After FBI’s role is found out in the probe about Boston bombing, much concern is towards the successor to Robert Mueller, the director, whose term will expire this September.

Mueller is a former prosecutor and retired marine at US. At the time Mueller will step down, he would have completed second-longest tenure that any director of bureau in the history ever had.

Every time the position is about to be vacated in bureau leadership, from many years, the speculation about the next man on job skyrockets.

The names that are mentioned include Lisa Monaco, the counter terrorism adviser at White House; Cathy Lanier, the Police Chief; Merrick Garland, the Chief Judge at D.C’s Appeals’ Court and also James Comey, deputy of John Ashcroft, the first of the attorney generals for George W. Bush.

This appointment is now quite important.  Due to bombing at Boston and the regenerated concern regarding terrorism in US, next director of FBI could be much of a figure at national level like in 1930s and also 1940s, it was Hoover while the bureau countered mobsters and also espionage

The later Oklahama governor and the onetime agent of FBI, also being shortlisted as FBI director back in 1987, Frank Keating, told that international terrorism, domestic terrorism, and civil liberties will most likely be the agenda of whoever succeeds Bob Mueller as FBI director.

Much speculated is that seventh FBI director will also be some law-enforcement insider just like Mueller. It is quite likely that the successor might be someone formerly or currently be connected to the Task Force of Joint Anti-Terrorism at the FBI and that includes all the 56 field offices of FBI nationwide. It also includes the agencies of law enforcement at local and state level.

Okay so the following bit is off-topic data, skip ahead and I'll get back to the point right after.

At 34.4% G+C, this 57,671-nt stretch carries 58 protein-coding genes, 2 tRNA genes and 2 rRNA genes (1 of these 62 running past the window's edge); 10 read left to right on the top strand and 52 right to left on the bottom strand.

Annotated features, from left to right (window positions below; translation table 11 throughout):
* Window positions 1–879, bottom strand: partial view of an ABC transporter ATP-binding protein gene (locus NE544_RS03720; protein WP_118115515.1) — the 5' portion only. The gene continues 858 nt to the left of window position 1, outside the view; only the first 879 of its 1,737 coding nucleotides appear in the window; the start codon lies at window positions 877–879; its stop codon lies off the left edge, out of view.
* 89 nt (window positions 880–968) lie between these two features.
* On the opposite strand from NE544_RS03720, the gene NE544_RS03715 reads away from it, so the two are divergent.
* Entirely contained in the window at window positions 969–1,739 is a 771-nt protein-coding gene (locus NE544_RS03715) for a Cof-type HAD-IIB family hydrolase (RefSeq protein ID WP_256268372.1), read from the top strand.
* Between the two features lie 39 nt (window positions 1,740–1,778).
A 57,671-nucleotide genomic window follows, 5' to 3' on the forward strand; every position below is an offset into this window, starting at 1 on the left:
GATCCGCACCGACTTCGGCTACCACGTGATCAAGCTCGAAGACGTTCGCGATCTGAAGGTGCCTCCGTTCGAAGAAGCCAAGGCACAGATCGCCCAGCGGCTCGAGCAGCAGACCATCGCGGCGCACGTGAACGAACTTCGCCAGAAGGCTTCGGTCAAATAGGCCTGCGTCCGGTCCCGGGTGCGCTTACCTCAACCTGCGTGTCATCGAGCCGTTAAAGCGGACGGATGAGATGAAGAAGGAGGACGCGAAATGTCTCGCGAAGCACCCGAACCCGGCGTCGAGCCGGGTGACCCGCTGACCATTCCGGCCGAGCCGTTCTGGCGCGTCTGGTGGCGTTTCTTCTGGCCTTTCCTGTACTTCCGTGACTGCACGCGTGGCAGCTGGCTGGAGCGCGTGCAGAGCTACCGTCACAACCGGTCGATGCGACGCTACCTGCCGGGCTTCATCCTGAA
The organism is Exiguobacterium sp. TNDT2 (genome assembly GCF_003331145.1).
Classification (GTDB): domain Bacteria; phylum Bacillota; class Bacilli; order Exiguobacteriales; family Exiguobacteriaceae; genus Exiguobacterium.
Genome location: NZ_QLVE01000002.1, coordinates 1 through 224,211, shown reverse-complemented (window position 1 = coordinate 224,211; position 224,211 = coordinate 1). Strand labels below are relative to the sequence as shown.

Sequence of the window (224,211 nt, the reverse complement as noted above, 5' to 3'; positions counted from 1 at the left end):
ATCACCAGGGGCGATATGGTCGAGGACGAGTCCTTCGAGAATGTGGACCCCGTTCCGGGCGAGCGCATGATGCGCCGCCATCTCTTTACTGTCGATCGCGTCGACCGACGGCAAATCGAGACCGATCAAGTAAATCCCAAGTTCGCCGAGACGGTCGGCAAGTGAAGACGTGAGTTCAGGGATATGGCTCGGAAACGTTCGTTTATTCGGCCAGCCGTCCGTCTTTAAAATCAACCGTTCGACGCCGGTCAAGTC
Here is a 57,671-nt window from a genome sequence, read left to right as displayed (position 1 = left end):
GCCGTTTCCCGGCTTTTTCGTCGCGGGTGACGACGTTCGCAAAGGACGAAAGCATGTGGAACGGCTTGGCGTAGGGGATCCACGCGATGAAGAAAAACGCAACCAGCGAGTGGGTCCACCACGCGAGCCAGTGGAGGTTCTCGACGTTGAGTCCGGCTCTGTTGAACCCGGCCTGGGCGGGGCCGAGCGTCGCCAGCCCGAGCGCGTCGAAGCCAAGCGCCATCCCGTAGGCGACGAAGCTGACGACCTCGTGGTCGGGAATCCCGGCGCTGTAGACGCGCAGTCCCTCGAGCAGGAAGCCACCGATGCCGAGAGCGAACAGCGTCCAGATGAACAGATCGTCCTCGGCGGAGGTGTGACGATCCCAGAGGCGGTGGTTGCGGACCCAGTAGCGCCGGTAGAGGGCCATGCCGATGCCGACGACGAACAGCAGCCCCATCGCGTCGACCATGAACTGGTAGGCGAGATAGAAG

The latest speculation at press has been towards Monaco who is the former assistant to the attorney general of United States for the national security. He was names the top adviser of counter terrorism to president when John Brennan became director of CIA earlier in this year.

The Harvard graduate, Monaco, of 45 years, is known as Mueller’s Mueller. From the year 2006 to the year 2009, she worked under the respected director of FBI as “chief of staff”, “deputy chief of staff” and counselor.
According to the Washington magazine, the list could probably stop at Monaco, given how improbable the other people on it are. It further said that putting aside Monaco’s legitimate credentials, and the fact that her name has indeed been making the rounds over the past few months, there are these other people on this list who are not likely to want the job or be able to easily sail through confirmation.

History shows that the candidate much speculated for FBI directorship does not get the post always.  After Hoover’s death, it was speculated that President Nixon would appoint some Hoover protégé inside bureau for this job. The names most talked about were John Mohr and W. Mark Felt, the Assistant Directors. None of these could make it to the position and the President Richard had to get 2 acting directors prior to sending in Clarence Kelley’s name to Senate and then securing his confirmation. Clarence Kelley was the Police Chief of Kansas City.

When FBI director was named by Jimmy Carter in 1977, he asked the search committee made by him to bring forth the name of the best candidate. Out of 235 resumes, 5 candidates were shortlisted. The unanimous pick by the panel turned out to be Neil Welch, who was previous FBI’s Special Agent-in-Charge for the offices in Philadelphia and Buffalo.

It was once said by Welch that the best way FBI could be reformed was to sandbag bureau headquarters and rip out the phones.

But when the finalists were interviewed by Carter himself, he chose William Webster, the Appellate Judge of US. William Webster was director till President Ronald tapped him into running CIA back in 1987.

That means that even though loads of betting is on Monaco, no one will be shocked to find in September that some leading contender is chosen by the president for a significant appointment.

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